Open access
Michael Notaro
,
Jenna Jorns
, and
Laura Briley

Abstract

Credible modeling, tools, and guidance, regarding the changing Laurentian Great Lakes and the climatic impacts, are needed by local decision-makers to inform their management and planning. The present study addresses this need through a model evaluation study of the representation of lake–atmosphere interactions and resulting lake-effect snowfall in the Great Lakes region. Analysis focuses on an extensive ensemble of 74 historical simulations generated by 23 high-resolution global climate models (GCMs) from the High-Resolution Model Intercomparison Project (HighResMIP). The model assessment addresses the modeling treatment of the Great Lakes, the spatial distribution and seasonality of climatological snowfall, the seasonal cycle of lake-surface temperatures and overlake turbulent fluxes, and the lake-effect ratio between upwind and downwind precipitation. A deeper understanding of model performance and biases is achieved by partitioning results between HighResMIP GCMs that are 1) coupled to 1D lake models versus GCMs that exclude lake models, 2) between prescribed-ocean model configurations versus fully coupled configurations, and 3) between deep Lake Superior versus relatively shallow Lake Erie. While the HighResMIP GCMs represent the Great Lakes by a spectrum of approaches that include land grid cells, ocean grid cells (with lake surface temperature and ice cover boundary conditions provided by the Met Office Hadley Center Sea Ice and Sea Surface Temperature Dataset), and 1D lake models, the current investigation demonstrates that none of these rudimentary approaches adequately represent the complex nature of seasonal lake temperature and ice cover evolution and its impact on lake–atmosphere interactions and lake-effect precipitation in the Great Lakes region.

Significance Statement

The purpose of this study is to evaluate the capability of high-resolution global climate models to simulate lake–atmosphere interactions and lake-effect snowfall in the Great Lakes region, given the critical influence of the lakes on regional climate and vast societal and environmental impacts of lake-effect snowfall. It is determined that the models inadequately represent lake temperatures and ice cover, often leading to insufficient annual snowfall in the lake-effect zones. More advanced, three-dimensional lake models need to be coupled to climate models to support greater credibility in regional lake and climate simulations and future climate projections.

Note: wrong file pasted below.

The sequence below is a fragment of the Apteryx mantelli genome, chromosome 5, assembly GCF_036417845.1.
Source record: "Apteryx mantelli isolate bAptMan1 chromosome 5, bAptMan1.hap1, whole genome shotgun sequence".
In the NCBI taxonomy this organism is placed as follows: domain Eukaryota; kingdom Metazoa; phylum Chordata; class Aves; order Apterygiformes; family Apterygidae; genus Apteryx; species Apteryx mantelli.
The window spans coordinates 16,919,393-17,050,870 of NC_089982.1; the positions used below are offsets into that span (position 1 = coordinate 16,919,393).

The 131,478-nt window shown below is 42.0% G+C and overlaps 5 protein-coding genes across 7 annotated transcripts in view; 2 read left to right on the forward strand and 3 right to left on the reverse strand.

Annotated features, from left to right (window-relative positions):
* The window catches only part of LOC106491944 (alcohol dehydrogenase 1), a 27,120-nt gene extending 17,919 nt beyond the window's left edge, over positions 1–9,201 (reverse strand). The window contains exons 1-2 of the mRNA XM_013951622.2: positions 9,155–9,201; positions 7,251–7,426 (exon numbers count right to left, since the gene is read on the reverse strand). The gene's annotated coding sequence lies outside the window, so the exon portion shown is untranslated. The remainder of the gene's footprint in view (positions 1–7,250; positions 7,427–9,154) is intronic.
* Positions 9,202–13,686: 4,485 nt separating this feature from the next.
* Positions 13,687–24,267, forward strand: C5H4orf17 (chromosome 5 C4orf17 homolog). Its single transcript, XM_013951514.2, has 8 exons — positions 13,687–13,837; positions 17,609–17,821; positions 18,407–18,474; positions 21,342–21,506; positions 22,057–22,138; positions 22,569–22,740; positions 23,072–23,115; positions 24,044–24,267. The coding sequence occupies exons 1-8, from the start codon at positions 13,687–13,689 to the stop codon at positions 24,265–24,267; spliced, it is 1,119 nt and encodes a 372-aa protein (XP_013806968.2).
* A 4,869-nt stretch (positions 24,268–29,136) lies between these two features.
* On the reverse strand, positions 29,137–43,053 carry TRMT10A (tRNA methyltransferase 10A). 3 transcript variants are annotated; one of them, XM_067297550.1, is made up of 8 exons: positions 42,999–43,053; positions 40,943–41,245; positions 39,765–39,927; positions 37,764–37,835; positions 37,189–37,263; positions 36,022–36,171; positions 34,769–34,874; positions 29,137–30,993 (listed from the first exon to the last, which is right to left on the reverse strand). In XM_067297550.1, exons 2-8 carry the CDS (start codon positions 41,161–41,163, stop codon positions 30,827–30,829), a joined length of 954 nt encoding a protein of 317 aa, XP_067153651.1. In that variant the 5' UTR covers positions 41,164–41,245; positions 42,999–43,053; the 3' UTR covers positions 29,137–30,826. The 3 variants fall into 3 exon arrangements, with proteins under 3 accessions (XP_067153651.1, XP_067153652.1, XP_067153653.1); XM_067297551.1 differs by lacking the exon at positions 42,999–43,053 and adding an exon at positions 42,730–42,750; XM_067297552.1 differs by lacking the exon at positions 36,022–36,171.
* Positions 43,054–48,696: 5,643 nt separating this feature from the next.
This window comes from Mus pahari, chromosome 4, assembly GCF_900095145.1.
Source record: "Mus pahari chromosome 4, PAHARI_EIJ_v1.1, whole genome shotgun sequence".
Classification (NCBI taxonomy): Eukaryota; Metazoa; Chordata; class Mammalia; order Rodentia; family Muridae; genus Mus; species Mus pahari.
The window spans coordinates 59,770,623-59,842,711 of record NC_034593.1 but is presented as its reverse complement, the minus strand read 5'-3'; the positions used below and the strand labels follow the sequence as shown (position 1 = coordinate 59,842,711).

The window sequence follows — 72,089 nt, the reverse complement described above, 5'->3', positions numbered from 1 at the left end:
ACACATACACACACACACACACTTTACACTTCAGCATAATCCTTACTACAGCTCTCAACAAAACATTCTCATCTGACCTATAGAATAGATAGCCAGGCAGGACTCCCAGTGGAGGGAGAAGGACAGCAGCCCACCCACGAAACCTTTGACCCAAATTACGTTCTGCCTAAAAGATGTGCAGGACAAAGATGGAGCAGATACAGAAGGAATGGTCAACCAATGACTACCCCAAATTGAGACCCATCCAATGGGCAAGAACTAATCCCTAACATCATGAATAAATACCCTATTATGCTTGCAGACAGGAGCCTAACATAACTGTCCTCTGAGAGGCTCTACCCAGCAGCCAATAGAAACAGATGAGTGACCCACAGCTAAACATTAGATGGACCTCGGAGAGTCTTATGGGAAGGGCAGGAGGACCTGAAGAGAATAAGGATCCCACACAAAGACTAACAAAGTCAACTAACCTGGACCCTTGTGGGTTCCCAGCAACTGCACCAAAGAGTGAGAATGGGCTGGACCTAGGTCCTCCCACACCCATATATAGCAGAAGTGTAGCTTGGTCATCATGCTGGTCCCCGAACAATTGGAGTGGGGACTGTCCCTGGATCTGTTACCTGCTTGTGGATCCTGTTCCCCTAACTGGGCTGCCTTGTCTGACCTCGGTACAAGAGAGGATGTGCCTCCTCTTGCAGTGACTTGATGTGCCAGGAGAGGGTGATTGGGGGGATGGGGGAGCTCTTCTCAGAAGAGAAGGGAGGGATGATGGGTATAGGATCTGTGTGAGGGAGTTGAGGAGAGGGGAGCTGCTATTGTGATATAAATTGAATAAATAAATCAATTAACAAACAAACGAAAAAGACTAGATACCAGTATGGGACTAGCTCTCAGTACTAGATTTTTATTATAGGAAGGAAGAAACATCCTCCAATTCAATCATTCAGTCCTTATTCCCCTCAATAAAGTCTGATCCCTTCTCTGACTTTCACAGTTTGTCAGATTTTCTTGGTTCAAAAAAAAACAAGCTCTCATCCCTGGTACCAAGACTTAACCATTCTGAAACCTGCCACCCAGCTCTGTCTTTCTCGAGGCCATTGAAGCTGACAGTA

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R. M. Holmes
,
T. Sohail
, and
J. D. Zika

Abstract

Anthropogenically induced radiative imbalances in the climate system lead to a slow accumulation of heat in the ocean. This warming is often obscured by natural modes of climate variability such as El Niño–Southern Oscillation (ENSO), which drive substantial ocean temperature changes as a function of depth and latitude. The use of watermass coordinates has been proposed to help isolate forced signals and filter out fast adiabatic processes associated with modes of variability. However, how much natural modes of variability project into these different coordinate systems has not been quantified. Here we apply a rigorous framework to quantify ocean temperature variability using both a quasi-Lagrangian, watermass-based temperature coordinate and Eulerian depth and latitude coordinates in a free-running climate model under preindustrial conditions. The temperature-based coordinate removes the adiabatic component of ENSO-dominated interannual variability by definition, but a substantial diabatic signal remains. At slower (decadal to centennial) frequencies, variability in the temperature- and depth-based coordinates is comparable. Spectral analysis of temperature tendencies reveals the dominance of advective processes in latitude and depth coordinates while the variability in temperature coordinates is related closely to the surface forcing. Diabatic mixing processes play an important role at slower frequencies where quasi-steady-state balances emerge between forcing and mixing in temperature, advection and mixing in depth, and forcing and advection in latitude. While watermass-based analyses highlight diabatic effects by removing adiabatic variability, our work shows that natural variability has a strong diabatic component and cannot be ignored in the analysis of long-term trends.

Significance Statement

Quantifying the ocean warming associated with anthropogenically induced radiative imbalances in the climate system can be challenging due to the superposition with modes of internal climate variability such as El Niño. One method proposed to address this issue is the analysis of temperature changes in fluid-following (or “watermass”) coordinates that filter out fast adiabatic processes associated with these modes of variability. In this study we compare a watermass-based analysis with more traditional analyses of temperature changes at fixed depth and latitude to show that even natural modes of climate variability exhibit a substantial signal in watermass coordinates, particularly at decadal and slower frequencies. This natural variability must be taken into account when analyzing long-term temperature trends in the ocean.